After I’ve done filming a scene, I import the video files and audio files to my editor program (Adobe Premiere Pro 2020). The first thing I do is synchronize the files. That is because I have two files: a video file (that includes audio from the camera mic) and an audio file (quality audio from a separate recording device). Usually I have pressed record button at the same time, so the files start about the same time, but not precisely at the same time. I often clap my hands together after I’ve pressed record to help synchronizing them, especially if it is a quiet scene. So, in the editor I will look at the first peak sound (hand clap) that is visible in both files audio waveform graph, and I will move the clips along the timeline until they are synchronized. The clips move at 1 frame increments, which means the result may be 0.5 frames (20 ms) out of sync, but I’ve noticed that is good enough and you cannot perceive the error.

Synchronizing video and audio.

The next thing is to organize audio tracks. I usually use 3 to 8 audio tracks for different purposes. Below is an example from my latest video. Audio track 1 is reserved for video audio that is muted. Track 2 is for scenes where I showcase different mechanical principles made from Lego. Track 3 is for scenes where I do Lego building. Track 4 is for the final machine testing. Track 5 is speed up footage for the final machine. Track 6 is for background music.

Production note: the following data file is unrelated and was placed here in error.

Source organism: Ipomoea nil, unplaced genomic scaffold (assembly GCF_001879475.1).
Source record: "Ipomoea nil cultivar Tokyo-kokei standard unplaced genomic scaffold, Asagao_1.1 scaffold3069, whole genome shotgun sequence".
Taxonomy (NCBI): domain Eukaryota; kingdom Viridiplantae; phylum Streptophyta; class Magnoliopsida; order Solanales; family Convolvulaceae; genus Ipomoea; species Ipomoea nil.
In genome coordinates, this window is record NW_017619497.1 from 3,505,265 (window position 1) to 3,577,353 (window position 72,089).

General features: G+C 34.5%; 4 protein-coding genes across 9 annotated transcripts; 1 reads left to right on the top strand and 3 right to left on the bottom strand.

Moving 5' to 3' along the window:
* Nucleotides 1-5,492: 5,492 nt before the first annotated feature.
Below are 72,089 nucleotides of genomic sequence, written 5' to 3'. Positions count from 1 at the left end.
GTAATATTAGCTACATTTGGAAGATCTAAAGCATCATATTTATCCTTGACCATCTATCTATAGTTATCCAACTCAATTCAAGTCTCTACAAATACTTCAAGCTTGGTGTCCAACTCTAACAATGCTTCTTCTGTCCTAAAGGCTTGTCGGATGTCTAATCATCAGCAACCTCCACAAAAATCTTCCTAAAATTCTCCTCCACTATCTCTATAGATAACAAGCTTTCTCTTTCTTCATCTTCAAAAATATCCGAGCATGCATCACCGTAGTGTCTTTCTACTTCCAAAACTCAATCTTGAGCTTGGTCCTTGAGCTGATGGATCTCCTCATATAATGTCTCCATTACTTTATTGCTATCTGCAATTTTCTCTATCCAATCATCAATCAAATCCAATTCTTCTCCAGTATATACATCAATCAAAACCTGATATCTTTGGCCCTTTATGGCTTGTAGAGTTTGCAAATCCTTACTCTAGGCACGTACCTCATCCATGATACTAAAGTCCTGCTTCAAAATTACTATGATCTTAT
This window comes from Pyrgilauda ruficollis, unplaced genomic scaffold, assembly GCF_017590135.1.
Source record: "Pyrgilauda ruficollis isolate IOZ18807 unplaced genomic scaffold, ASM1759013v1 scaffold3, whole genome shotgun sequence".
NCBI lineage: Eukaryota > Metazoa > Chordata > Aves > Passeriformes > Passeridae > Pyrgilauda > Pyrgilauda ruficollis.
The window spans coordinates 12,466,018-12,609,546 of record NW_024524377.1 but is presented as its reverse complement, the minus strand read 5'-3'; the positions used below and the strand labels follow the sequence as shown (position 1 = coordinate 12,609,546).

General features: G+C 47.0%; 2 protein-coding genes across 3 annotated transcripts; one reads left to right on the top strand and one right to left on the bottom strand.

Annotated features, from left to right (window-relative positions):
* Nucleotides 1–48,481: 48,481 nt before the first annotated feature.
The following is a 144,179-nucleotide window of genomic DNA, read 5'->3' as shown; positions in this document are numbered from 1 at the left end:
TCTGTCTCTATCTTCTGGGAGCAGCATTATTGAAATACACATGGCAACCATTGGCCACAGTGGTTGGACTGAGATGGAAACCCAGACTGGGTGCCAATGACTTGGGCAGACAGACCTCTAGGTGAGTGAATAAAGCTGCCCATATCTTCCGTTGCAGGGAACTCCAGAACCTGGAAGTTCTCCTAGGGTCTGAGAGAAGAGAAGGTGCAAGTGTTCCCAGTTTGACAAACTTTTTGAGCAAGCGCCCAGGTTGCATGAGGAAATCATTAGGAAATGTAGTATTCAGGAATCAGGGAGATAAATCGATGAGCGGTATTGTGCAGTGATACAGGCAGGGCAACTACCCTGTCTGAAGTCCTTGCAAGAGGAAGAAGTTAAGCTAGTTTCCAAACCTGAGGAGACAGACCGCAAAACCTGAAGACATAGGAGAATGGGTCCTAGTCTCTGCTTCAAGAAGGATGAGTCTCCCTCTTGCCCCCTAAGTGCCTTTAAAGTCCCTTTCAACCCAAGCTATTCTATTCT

The finished main sequence for my latest video: 20 Mechanical Principles.

After organizing, I’ll add effects. This is done in Adobe Premiere’s Audio Track Mixer.

Audio Track Mixer panel for my latest video.

The first effect I always add to the end of the Master track is a Hard Limiter. I’ll use otherwise default settings but set the maximum amplitude to -1 dB. The purpose is to cut peaks, such as Lego clicks and snaps that can be noisy and make the audio distort. Usually the audio doesn’t reach that level, so the limiter rarely does anything, but it is a habit to put it there. Sometimes when I notice an annoyingly loud click that I want to quiet down, I’ll add a Hard Limiter effect directly on that particular audio clip and set for example -12 dB setting to it, which resolves the problem nicely.